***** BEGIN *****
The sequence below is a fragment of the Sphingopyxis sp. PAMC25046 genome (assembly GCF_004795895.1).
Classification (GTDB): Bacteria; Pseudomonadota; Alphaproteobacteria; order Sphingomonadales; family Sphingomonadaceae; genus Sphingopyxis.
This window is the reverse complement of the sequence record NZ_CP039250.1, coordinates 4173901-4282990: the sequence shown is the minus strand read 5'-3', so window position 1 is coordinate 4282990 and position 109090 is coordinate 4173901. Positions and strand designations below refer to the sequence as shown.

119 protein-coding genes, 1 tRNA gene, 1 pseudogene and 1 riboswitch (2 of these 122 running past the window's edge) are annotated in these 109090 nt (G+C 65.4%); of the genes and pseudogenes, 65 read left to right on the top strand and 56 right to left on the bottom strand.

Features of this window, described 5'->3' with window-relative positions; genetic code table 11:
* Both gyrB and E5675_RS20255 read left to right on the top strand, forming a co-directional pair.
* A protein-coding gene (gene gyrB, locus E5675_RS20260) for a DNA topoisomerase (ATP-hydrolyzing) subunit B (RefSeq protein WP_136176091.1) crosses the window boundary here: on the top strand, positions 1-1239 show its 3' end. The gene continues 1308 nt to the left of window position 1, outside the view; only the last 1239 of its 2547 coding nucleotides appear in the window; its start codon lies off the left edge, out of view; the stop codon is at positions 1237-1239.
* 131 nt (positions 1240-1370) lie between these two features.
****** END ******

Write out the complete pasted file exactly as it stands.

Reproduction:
The sequence below is a fragment of the Sphingopyxis sp. PAMC25046 genome (assembly GCF_004795895.1).
Classification (GTDB): Bacteria; Pseudomonadota; Alphaproteobacteria; order Sphingomonadales; family Sphingomonadaceae; genus Sphingopyxis.
This window is the reverse complement of the sequence record NZ_CP039250.1, coordinates 4173901-4282990: the sequence shown is the minus strand read 5'-3', so window position 1 is coordinate 4282990 and position 109090 is coordinate 4173901. Positions and strand designations below refer to the sequence as shown.

119 protein-coding genes, 1 tRNA gene, 1 pseudogene and 1 riboswitch (2 of these 122 running past the window's edge) are annotated in these 109090 nt (G+C 65.4%); of the genes and pseudogenes, 65 read left to right on the top strand and 56 right to left on the bottom strand.

Features of this window, described 5'->3' with window-relative positions; genetic code table 11:
* Both gyrB and E5675_RS20255 read left to right on the top strand, forming a co-directional pair.
* A protein-coding gene (gene gyrB, locus E5675_RS20260) for a DNA topoisomerase (ATP-hydrolyzing) subunit B (RefSeq protein WP_136176091.1) crosses the window boundary here: on the top strand, positions 1-1239 show its 3' end. The gene continues 1308 nt to the left of window position 1, outside the view; only the last 1239 of its 2547 coding nucleotides appear in the window; its start codon lies off the left edge, out of view; the stop codon is at positions 1237-1239.
* 131 nt (positions 1240-1370) lie between these two features.